• Basildon takes ’very unusual step’ due to lack of beds for new admissions
  • Trust forced to ’cancel significant amounts’ of elective work
  • Move follows similar action taken at nearby Southend just weeks earlier

Basildon hospital was forced to call its first internal critical incident in “years” and cancel ”significant amounts” of elective work last week due to a lack of available beds.

basildon tower

Basildon and Thurrock University Hospitals NHS Foundation Trust

Basildon Hospital

Basildon and Thurrock Hospital Hospitals Foundation Trust said emergency admissions reached such a high level that staff were not able to tell admitted patients how long they would have to wait for a bed.

The trust was forced to upgrade from a “black alert” to internal critical incident on Thursday. A spokeswoman said this had lasted “under 24 hours” and had been the first such incident for a number of years.

The trust said it had taken the “very unusual step …due to a lack of beds in Basildon Hospital”. It followed the trust being on ‘black’ alert for more than a week.

A trust statement added: “The trust has been unable to discharge enough patients to meet the demands of new patients arriving in A&E. An internal critical incident is a step up from ‘black’ alert.”

The move followed nearby Southend University Hospital FT declaring an internal critical incident at the beginning of October, in the latest indication of mounting pressure trusts in the patch covered by the south east Essex “success regime” programme.

Basildon “cancelled significant amounts” of elective work and drafted in “non-clinical staff…to support wards and other clinical areas wherever possible” as part of measures to address the bed shortage.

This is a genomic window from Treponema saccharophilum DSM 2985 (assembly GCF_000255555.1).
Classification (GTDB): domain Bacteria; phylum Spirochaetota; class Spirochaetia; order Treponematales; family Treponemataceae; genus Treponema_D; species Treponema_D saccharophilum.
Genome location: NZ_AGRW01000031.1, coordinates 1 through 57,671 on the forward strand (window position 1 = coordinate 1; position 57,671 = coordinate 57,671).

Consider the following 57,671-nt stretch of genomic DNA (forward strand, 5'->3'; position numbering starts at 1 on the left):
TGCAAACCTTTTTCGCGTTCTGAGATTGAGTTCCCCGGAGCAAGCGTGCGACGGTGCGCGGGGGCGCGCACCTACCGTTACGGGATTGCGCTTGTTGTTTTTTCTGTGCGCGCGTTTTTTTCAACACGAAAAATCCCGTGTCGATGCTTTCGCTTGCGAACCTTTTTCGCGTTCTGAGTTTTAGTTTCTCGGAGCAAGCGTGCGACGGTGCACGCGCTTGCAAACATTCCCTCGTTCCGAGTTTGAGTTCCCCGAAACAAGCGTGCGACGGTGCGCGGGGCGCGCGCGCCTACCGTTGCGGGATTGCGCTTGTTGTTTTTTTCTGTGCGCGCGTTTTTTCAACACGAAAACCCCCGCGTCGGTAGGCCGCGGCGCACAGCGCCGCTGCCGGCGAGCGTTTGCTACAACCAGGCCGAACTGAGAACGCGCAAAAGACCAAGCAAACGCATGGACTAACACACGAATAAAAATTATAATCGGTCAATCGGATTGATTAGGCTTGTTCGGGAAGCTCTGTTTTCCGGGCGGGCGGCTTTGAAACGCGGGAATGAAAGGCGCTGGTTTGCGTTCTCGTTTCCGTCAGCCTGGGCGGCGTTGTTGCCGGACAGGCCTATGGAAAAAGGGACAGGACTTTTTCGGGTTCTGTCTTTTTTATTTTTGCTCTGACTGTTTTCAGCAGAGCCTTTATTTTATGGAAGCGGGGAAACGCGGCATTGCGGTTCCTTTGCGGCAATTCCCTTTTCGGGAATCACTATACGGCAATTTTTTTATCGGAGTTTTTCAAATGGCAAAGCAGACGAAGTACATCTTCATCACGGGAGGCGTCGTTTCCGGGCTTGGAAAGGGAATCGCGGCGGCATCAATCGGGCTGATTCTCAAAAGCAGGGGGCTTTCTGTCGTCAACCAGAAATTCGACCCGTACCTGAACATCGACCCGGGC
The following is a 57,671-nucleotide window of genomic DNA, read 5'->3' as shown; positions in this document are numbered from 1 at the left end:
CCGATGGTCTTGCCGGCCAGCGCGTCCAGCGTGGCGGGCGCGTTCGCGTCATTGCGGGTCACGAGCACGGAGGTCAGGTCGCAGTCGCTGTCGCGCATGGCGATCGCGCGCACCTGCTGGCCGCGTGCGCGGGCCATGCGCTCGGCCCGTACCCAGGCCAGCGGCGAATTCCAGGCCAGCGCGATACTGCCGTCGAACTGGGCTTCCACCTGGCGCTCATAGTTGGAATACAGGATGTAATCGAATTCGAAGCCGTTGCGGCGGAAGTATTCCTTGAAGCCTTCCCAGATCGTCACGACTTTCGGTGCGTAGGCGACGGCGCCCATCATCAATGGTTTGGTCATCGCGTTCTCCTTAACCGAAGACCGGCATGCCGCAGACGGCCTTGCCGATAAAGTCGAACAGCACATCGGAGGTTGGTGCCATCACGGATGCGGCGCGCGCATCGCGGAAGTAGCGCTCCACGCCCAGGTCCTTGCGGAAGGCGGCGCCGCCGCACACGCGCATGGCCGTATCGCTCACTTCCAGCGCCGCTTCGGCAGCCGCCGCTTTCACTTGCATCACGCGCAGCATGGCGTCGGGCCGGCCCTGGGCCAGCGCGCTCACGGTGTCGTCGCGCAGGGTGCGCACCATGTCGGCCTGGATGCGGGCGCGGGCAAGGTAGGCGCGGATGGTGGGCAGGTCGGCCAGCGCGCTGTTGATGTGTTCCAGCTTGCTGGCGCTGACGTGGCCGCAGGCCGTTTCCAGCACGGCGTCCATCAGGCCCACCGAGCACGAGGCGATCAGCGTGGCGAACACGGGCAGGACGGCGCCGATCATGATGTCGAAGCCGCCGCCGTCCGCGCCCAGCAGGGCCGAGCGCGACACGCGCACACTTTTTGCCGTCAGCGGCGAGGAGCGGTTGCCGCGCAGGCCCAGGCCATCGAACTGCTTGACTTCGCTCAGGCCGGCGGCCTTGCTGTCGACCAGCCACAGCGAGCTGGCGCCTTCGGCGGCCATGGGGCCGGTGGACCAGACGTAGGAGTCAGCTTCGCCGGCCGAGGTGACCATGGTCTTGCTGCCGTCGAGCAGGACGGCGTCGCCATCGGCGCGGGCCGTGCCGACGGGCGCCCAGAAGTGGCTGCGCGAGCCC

HSJ has asked the trust how many patients were affected, how long patients had to wait for beds and how many operations have been cancelled.

The trust’s has struggled against the four hour A&E target in recent years, with performance at 80 per cent against the 95 per cent target for the first quarter of 2016-17.

Trust deputy chief executive Tom Abell said in a statement: “This has been a difficult decision to make. We are well versed in responding to peaks in demand and our dedicated staff rise to the challenge, sometimes working extra hours, sometimes taking on different roles.

“However, the current waiting times for patients in A&E are unacceptable. Despite our best efforts, we simply cannot balance the number of very sick people we already have in our beds with the extra people arriving in A&E, so we need to do something different.

“I would like to ask the public for their understanding and cooperation. If you have an upcoming appointment at Basildon or Orsett Hospital, please arrive as planned unless you are contacted and told otherwise.”